Sunday, April 26, 2020

Lockdown week 5 - Sunday

The ongoing saga of the gate: is it open?

Yes, it is. Excellent. We can again roam from one half of the golf course to the other.

I realise that this is perhaps not riveting reading, but we must take our excitement where we can at the moment. It's nice to be able to see a long way, over the sea to Fife.

The celandines are lovely at the moment, as long as they're not in my garden.

This is a big old tree. Mr L stands there for comparison. It looks dead but it does have buds. It's hard to tell at the moment what kind of tree it is, or at least, it is for me.

I imagine it's a couple of hundred years old, dating back to when these hillsides were sheep fields instead of a golf course.

In the distance you can see the forest of cranes that have been there for several years now. A horrible 60s shopping centre was demolished and a new one is - was - being put up instead. Behind the cranes, Edinburgh's Disgrace is just about visible - one wall of pillars of something looking like an ancient Greek temple, built by subscription to commemorate the soldiers and sailors who died in the Napoleonic Wars. The estimated cost was £42,000. The construction was begun in 1826 once a third of the money had been collected, but funds ran out and it was abandoned.

And there's the sleeping lion of Arthur's Seat again.

One the way home, we passed this house, which is actually a retirement home for Christian Scientists. On Open Doors Day a few years ago this was opened to visitors and we went to see it. It was really lovely inside, with vistas from one part of the building to another. It wasn't at that point full - I'm not sure if we have lots of Christian Scientists in Edinburgh but the house might tempt one to convert.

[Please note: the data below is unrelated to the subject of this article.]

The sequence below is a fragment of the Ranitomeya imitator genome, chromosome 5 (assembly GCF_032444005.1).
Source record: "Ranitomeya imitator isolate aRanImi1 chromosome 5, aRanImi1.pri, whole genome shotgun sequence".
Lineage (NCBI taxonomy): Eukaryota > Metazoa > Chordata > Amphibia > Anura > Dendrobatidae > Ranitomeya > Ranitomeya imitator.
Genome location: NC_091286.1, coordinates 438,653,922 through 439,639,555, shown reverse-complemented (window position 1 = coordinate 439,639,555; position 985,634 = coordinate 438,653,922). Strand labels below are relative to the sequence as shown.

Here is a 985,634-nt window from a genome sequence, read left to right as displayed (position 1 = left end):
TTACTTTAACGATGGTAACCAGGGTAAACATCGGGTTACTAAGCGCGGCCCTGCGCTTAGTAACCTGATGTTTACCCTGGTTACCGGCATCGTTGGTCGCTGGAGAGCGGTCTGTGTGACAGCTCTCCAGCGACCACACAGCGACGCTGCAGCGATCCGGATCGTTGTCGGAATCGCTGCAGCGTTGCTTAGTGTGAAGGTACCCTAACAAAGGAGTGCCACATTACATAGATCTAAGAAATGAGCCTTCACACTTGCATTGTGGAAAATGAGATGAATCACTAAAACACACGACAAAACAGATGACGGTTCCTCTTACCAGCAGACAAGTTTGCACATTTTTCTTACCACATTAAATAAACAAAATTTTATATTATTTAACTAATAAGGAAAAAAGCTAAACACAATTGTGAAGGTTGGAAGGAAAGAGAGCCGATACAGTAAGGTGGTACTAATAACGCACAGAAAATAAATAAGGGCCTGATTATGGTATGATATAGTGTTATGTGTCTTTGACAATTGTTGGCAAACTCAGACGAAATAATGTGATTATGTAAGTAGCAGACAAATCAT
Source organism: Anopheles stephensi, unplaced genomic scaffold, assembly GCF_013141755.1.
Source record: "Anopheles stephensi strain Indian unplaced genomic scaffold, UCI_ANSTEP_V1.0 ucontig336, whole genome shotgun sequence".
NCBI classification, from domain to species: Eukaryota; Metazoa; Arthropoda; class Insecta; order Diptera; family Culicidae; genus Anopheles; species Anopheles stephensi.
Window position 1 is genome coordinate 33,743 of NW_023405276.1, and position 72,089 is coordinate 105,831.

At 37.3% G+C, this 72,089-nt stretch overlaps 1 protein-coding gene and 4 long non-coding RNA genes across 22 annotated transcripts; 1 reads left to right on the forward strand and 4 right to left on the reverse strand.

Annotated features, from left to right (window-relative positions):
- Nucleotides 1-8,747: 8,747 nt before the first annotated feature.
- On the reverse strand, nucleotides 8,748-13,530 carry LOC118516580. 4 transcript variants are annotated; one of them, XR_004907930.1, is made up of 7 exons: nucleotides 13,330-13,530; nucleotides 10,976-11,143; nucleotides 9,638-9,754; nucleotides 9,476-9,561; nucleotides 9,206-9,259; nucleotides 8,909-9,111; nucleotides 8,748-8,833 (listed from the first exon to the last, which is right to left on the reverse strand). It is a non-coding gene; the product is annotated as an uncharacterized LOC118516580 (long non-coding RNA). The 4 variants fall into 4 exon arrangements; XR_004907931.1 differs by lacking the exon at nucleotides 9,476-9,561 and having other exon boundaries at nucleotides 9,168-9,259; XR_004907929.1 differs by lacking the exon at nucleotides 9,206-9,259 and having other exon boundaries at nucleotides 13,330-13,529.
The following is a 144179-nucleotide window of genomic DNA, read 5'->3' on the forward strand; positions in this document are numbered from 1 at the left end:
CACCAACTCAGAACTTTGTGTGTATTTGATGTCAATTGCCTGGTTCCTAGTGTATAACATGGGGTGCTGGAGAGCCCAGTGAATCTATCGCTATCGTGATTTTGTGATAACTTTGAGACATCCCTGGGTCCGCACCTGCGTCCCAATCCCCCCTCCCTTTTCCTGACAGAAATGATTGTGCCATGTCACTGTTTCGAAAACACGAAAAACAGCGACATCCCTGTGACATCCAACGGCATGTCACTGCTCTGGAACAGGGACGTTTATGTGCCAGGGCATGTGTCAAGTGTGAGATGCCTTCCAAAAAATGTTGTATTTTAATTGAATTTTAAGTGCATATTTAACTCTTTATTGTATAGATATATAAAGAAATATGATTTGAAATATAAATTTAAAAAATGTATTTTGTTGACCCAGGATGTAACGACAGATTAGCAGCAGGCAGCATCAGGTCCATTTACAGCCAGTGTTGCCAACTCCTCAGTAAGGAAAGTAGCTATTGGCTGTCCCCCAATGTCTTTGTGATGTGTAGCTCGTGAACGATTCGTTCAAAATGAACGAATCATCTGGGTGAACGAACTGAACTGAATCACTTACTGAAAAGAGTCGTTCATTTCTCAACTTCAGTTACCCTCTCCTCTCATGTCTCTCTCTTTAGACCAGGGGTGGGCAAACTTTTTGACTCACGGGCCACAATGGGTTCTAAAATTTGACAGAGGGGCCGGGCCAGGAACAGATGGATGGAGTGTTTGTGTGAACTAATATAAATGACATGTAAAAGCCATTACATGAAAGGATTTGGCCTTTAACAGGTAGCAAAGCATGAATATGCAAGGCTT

Three and a bit miles.

In the afternoon, I battled with things that I once innocently planted and which now threaten to take over: lily of the valley and Japanese anenomes. Both lovely, if they would just stay where they were put. But they're both on the march. I'm getting a bit old and stiff for digging things out and it was rather hot for strenuous exercise. 

And then I put together the middle bit of a quilt for Small Grandson and quilted one of the ones for my friend whose husband died. So busy!

And so without the grandchildren. O woe.


  1. I haven't been able to grow Lily of the valley successfully as I don't think it is cold enough. I must have another try as I used to love it for picking as a child and the perfume.
    If you want to get rid of the one in the concrete crack pour boiling water on it.

  2. A yard and garden are so much work, but worth it. I did some weeding and lawn mowing both yesterday and today and I love how my place looks right now. But it's not so great for the back and knees! Thank you for the wonderful walk around Edinburgh!!

  3. I had never heard of Edinburgh's Disgrace - fascinating!
    Our lily-of-the-valley have disappeared for ever and our Japanese anemones battle with other things for space. We grow wonderful weeds, though.

  4. Another wonderful walk. My pear tree is blooming but most others are not here. Lily of the Valley. I love it but it is wildly invasive and I can no longer deal with it myself....But the scent is so lovely.

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